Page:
Nationwide Bicycle Fatalities Increase; CT Takes Steps to Improve Safety

The number of bicyclists killed on U.S. roadways is increasing, according to a report by the Governors Highway Safety Association (GHSA). GHSA’s Spotlight on Highway Safety: Bicyclist Safety indicates that yearly bicyclist deaths increased 16 percent between 2010 and 2012, while overall motor vehicle fatalities increased just one percent during the same time period. While bicyclists killed in motor vehicle crashes increased in 22 states between 2010 and 2012, six states – California, Florida, Illinois, New York, Michigan and Texas – represented 54 percent of all fatalities.  In 2012, Florida had the highest proportion of motor vehicle related deaths that were bicyclists (5 percent), followed by California (4.3 percent) and Massachusetts (4.3 percent).2014_bike_increase

Connecticut, according to the report, had 7 bicyclist deaths in 2010, 8 in 2011 and 4 in 2012.  The state was one of 25 states to have the number of fatalities drop from 2011 to 2012.

Bicycling is being used more for commuting, which is affecting the age of accident victims according to the study. In 2012, adults 20 and over comprised 84 percent of bicycle fatalities. That compares to adults making up only 21 percent in 1975.  Bicycle fatalities are increasingly an urban phenomenon, accounting for 69 percent of all bicycle fatalities in 2012, compared with 50 percent in 1975.

Until 2010, the number of cyclist fatalities annually had been dropping steadily since 1975 nationwide. The recent increase correlates with a 62 percent surge in bicycle commuting since 2000, according to 2013 Census Bureau data, as governments have promoted cycling as a way to reduce traffic, curb vehicle emissions and improve public health.2014_bike_adults

"The increase in cyclist fatalities on the road is tragic, but unsurprising, given the growth of the driving population and the number of cars on the road,” said Kelly Kennedy, Executive Director of Bike Walk Connecticut.   “Add to that the very real problems of distracted driving, aggressive driving, and street designs that put cyclists and pedestrians at risk. This is why we need complete streets, much better enforcement of speeding, distracted driving, and share the road laws, and the vulnerable user law that Connecticut just enacted."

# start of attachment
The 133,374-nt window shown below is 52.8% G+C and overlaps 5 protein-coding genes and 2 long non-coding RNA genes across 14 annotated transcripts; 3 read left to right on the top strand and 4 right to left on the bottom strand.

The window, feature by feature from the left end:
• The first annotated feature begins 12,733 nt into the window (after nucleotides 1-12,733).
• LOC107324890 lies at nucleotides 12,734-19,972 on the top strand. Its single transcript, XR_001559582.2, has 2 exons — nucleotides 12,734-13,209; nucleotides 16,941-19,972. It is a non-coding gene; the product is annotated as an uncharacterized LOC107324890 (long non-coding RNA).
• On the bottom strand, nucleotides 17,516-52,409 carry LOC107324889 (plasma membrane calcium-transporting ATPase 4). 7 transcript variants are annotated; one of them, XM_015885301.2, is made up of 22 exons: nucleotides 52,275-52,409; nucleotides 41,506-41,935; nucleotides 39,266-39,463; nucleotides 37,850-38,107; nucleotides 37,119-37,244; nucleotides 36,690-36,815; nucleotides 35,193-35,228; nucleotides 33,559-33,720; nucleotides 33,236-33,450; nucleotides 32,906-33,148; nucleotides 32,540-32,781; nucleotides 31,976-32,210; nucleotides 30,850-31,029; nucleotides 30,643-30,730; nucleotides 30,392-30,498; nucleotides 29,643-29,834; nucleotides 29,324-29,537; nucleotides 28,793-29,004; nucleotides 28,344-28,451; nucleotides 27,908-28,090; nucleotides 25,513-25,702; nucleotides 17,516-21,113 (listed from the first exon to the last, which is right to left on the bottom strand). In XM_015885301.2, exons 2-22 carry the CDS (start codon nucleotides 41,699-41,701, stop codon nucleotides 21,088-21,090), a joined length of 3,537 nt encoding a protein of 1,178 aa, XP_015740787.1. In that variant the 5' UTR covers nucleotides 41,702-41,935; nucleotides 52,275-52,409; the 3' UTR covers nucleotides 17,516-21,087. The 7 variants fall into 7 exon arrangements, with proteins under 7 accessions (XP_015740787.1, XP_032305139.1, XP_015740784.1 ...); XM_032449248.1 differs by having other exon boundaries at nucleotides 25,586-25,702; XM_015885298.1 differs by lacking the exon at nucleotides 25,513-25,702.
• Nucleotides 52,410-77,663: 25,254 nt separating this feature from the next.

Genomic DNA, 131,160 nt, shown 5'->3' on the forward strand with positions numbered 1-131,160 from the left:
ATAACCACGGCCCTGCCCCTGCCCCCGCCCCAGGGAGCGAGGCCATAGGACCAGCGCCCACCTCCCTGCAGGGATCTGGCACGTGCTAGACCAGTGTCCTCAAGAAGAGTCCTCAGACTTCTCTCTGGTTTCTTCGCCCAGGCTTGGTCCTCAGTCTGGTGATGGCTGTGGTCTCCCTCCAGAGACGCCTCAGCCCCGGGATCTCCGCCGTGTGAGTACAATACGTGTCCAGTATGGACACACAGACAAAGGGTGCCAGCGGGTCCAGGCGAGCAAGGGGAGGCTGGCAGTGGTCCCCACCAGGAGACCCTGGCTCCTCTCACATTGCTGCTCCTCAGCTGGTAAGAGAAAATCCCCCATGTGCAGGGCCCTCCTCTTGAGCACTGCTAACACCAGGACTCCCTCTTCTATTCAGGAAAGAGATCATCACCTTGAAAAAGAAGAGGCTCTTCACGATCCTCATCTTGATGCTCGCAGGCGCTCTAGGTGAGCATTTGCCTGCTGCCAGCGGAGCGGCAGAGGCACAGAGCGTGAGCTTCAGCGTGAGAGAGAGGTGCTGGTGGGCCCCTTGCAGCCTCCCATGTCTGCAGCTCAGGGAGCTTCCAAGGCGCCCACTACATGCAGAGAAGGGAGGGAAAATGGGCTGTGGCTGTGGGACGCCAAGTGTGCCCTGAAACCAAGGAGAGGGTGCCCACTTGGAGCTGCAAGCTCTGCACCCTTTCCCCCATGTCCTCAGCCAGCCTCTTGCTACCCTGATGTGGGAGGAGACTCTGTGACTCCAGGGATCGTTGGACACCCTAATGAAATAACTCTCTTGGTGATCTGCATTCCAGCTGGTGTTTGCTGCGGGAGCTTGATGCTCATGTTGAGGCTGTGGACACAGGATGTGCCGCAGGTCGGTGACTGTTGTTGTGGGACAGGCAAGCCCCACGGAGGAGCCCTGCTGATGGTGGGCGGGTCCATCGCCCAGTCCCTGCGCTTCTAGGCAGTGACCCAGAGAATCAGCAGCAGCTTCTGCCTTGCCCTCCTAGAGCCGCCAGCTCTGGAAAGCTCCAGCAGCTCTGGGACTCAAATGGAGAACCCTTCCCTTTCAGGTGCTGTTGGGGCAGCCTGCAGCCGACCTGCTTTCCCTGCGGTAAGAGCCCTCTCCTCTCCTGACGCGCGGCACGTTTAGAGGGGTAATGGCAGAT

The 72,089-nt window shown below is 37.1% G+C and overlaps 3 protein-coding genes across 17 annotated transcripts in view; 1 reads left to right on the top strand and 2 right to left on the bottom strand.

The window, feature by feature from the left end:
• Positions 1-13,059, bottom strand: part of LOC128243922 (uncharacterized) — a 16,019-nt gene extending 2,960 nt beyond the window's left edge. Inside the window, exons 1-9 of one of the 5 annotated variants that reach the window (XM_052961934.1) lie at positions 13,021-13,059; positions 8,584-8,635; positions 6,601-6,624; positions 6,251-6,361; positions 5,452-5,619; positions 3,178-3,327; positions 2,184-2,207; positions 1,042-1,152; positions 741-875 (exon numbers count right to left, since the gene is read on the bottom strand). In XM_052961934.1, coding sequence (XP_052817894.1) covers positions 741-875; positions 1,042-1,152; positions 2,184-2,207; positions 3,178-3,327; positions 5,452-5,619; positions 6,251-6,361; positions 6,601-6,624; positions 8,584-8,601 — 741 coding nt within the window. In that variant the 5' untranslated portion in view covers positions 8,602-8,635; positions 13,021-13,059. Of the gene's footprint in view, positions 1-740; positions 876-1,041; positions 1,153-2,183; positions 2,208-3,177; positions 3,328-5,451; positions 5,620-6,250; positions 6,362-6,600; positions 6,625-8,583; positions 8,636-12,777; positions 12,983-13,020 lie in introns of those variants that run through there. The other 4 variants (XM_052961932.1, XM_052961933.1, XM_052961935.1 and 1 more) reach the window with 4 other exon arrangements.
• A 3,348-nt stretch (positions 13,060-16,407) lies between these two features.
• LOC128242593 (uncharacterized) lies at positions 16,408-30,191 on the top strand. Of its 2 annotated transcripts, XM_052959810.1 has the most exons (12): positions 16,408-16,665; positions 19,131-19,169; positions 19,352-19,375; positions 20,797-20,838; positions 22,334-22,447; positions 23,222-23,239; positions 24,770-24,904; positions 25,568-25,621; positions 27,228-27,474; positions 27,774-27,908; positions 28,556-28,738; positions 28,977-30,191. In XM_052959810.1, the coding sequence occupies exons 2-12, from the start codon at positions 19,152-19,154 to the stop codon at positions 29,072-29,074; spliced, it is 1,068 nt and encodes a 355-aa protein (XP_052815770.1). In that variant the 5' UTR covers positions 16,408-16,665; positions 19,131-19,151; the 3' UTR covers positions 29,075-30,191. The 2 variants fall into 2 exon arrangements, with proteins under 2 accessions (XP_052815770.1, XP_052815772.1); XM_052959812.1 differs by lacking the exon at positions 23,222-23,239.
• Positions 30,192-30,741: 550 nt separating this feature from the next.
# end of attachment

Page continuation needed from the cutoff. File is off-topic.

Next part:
Earlier this month, the state Department of Transportation (DOT)  issued a Complete Streets policy statement, which was praised by Bike Walk Connecticut.  The policy expressly promotes safe access for all users by providing a comprehensive, integrated, connected multi-modal network of transportation options.  DOT's policy is intended to improve safety and mobility and enhance Connecticut’s economic competitiveness by enabling communities to become livable, walkable, bikeable, drivable, efficient, safe and desirable.

report bThe new GHSA report indicated that in many states and urban areas, engineering measures are being adopted to accommodate bicycles on the road, “with the dual aim of protecting cyclists from collisions with motor vehicles, while encouraging cycling for its health and environmental benefits.”

In announcing the new Connecticut policy, DOT Commissioner James Redeker noted that Route 44 in East Hartford will undergo a “road diet” in 2015 to provide bike lanes, enhance vehicular safety and efficiency and improve pedestrian and transit accommodation throughout the corridor. The Department is also outfitting 50 train cars with bike racks on the New Haven Line operating between New Haven to New York City.

In its fifth year before the Connecticut legislature, the Vulnerable User bill passed earlier this year, and took effect on this month (on Oct. 1).  The new law requires a fine to be imposed on reckless motor vehicle drivers who cause the death or serious injury of a pedestrian, cyclist, wheelchair user, or other “vulnerable users” who were using reasonable care.

The GHSA report’s author, former Insurance Institute for Highway Safety Chief Scientist Dr. Allan Williams, analyzed current and historical fatality data to develop the bicyclist crash patterns.